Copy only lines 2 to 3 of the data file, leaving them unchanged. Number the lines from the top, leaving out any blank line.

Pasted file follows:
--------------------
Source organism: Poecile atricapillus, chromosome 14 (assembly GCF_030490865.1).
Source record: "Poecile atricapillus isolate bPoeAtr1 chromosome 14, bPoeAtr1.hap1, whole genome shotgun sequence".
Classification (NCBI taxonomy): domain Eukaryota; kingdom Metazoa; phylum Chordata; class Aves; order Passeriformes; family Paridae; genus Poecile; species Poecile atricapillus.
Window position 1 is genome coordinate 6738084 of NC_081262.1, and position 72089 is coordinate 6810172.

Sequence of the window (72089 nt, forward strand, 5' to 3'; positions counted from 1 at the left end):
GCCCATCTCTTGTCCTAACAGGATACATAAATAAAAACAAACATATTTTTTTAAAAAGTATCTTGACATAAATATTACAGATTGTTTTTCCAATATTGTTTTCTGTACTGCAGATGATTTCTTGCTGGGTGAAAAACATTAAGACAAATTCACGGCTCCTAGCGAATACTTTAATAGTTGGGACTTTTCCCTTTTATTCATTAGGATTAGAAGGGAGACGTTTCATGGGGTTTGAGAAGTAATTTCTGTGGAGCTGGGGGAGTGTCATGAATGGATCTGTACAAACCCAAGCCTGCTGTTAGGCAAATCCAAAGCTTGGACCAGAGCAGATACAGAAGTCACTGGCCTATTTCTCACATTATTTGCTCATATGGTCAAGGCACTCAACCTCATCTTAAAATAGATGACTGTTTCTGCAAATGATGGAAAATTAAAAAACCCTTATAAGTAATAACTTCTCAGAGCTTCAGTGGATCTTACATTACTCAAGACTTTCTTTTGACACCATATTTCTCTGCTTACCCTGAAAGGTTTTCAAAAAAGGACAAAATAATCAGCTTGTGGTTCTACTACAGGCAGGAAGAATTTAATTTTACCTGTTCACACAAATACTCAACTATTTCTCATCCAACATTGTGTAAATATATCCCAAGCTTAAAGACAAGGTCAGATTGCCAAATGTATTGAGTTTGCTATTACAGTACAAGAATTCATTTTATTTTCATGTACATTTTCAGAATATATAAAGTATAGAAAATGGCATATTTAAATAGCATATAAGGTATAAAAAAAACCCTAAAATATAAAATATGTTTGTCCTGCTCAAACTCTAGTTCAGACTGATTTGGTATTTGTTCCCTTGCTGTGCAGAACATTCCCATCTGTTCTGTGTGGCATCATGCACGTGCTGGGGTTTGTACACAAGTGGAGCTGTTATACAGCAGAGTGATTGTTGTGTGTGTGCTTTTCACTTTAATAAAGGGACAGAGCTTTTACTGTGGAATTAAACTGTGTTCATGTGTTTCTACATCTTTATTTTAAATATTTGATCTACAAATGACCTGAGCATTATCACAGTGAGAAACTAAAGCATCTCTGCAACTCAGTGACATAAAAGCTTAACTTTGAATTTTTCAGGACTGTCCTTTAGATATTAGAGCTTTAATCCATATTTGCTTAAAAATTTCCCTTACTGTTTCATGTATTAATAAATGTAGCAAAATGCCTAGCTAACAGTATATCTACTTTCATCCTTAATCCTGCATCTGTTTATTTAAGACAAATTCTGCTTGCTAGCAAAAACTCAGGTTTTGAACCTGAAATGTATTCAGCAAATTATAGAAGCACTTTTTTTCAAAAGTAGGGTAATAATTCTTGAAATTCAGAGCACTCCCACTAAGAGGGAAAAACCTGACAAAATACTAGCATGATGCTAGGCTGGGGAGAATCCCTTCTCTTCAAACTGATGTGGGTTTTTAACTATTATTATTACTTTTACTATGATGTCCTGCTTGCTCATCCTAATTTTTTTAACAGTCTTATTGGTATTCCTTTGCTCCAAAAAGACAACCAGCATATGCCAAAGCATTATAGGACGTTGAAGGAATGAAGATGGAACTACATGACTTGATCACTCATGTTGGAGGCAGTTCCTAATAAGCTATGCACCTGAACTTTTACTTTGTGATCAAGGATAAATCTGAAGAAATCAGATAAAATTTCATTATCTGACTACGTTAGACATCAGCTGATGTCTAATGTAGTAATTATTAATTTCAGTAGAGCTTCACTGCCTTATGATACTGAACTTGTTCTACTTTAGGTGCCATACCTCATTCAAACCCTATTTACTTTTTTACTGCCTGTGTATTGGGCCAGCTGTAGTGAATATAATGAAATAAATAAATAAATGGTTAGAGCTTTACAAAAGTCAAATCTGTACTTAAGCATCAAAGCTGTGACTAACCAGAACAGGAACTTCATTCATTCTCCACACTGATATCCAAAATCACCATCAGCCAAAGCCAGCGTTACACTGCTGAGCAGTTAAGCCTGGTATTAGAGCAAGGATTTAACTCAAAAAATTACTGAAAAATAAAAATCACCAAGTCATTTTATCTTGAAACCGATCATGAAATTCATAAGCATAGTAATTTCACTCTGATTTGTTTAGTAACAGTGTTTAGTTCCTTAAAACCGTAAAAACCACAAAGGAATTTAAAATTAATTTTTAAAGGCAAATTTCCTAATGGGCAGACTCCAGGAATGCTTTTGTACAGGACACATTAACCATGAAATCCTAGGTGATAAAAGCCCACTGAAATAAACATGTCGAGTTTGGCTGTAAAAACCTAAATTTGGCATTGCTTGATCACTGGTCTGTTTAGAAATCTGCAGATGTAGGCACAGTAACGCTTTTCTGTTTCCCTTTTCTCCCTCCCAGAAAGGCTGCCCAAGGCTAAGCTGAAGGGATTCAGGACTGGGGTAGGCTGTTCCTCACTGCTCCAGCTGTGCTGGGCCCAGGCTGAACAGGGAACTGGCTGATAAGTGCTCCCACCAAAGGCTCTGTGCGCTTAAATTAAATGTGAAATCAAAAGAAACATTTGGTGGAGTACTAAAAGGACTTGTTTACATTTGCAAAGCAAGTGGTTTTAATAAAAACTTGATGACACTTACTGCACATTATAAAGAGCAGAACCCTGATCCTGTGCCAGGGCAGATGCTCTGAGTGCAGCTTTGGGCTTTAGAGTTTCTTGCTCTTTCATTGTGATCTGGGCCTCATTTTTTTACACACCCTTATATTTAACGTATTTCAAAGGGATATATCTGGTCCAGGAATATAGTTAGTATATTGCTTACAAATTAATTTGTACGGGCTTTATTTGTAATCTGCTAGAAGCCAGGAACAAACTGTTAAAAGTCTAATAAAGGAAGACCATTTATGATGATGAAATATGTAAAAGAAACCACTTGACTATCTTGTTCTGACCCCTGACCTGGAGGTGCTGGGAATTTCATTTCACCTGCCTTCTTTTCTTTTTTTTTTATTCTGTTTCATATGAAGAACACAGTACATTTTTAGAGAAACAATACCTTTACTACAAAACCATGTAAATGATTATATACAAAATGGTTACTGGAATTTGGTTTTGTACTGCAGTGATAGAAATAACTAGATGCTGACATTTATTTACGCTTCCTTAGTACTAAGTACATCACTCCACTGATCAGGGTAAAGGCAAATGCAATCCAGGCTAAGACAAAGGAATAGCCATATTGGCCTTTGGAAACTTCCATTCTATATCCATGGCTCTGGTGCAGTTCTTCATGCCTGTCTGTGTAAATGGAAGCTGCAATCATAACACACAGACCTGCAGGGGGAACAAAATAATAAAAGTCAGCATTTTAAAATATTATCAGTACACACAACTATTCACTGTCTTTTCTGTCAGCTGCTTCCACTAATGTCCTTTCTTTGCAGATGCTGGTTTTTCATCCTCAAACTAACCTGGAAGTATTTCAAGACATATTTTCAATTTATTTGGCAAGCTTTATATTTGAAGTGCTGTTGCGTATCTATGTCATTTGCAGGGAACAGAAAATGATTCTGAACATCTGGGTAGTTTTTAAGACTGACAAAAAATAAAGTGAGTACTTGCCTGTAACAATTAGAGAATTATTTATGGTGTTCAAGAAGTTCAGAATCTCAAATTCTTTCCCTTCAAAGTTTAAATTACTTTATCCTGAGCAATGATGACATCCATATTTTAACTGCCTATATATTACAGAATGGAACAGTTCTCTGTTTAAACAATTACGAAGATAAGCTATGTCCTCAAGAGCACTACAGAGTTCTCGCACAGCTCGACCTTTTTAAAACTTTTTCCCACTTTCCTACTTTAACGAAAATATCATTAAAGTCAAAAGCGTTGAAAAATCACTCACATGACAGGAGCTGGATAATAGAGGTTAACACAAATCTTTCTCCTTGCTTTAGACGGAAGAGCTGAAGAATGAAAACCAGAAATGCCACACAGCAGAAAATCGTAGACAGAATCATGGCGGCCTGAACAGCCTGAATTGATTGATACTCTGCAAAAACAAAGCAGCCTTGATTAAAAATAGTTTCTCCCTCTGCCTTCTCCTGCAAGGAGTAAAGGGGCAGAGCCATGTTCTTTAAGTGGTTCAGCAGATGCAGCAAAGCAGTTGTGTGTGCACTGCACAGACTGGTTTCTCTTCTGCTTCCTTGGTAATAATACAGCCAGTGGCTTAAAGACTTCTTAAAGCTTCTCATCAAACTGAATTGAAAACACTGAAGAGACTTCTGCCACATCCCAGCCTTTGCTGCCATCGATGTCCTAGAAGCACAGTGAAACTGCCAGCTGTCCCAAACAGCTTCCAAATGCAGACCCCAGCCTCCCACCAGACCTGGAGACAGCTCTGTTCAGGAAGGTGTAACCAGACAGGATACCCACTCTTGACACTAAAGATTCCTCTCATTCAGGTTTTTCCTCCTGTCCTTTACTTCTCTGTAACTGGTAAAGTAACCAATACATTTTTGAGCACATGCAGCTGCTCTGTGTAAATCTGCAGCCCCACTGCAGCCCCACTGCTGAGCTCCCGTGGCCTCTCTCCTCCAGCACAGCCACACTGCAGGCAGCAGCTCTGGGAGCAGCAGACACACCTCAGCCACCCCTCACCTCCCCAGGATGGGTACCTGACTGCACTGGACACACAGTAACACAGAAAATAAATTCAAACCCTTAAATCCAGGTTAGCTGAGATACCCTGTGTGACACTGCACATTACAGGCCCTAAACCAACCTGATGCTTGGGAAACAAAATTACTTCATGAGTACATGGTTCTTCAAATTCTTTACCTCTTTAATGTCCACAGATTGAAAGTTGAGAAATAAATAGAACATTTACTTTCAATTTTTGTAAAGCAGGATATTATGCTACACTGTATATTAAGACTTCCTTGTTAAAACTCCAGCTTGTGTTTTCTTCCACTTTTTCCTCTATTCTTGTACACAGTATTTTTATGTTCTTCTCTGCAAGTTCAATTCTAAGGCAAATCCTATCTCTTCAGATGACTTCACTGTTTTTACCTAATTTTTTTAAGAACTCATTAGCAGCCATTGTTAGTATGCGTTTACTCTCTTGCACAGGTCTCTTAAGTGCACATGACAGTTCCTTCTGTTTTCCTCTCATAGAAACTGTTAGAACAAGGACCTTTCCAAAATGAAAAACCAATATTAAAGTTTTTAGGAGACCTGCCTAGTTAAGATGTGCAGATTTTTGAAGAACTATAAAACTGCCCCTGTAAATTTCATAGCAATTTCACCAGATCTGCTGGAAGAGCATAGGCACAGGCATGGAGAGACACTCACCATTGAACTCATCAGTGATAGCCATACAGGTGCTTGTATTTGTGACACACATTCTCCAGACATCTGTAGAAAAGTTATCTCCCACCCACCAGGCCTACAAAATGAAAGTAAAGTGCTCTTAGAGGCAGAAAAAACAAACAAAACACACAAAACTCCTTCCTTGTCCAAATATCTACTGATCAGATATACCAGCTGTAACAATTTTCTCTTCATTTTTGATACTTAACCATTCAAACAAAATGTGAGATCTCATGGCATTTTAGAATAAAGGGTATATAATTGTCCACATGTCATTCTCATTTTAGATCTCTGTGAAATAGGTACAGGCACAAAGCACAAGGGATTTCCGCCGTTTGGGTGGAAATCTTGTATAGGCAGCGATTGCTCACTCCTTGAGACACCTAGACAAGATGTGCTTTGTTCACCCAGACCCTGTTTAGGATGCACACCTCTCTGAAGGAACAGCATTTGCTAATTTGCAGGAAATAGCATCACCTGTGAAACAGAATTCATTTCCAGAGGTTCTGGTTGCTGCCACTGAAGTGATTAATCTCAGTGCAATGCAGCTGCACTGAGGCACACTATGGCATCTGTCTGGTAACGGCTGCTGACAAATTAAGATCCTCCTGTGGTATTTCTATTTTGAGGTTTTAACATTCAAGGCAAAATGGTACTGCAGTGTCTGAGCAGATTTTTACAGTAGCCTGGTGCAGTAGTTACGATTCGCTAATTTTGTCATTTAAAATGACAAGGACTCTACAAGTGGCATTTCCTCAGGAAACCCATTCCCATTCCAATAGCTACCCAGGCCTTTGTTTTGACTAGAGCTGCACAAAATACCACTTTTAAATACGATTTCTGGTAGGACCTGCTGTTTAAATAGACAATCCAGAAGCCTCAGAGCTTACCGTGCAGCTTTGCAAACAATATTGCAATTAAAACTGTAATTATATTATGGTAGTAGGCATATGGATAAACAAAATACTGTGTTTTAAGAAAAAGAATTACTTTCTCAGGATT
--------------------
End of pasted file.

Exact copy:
Source record: "Poecile atricapillus isolate bPoeAtr1 chromosome 14, bPoeAtr1.hap1, whole genome shotgun sequence".
Classification (NCBI taxonomy): domain Eukaryota; kingdom Metazoa; phylum Chordata; class Aves; order Passeriformes; family Paridae; genus Poecile; species Poecile atricapillus.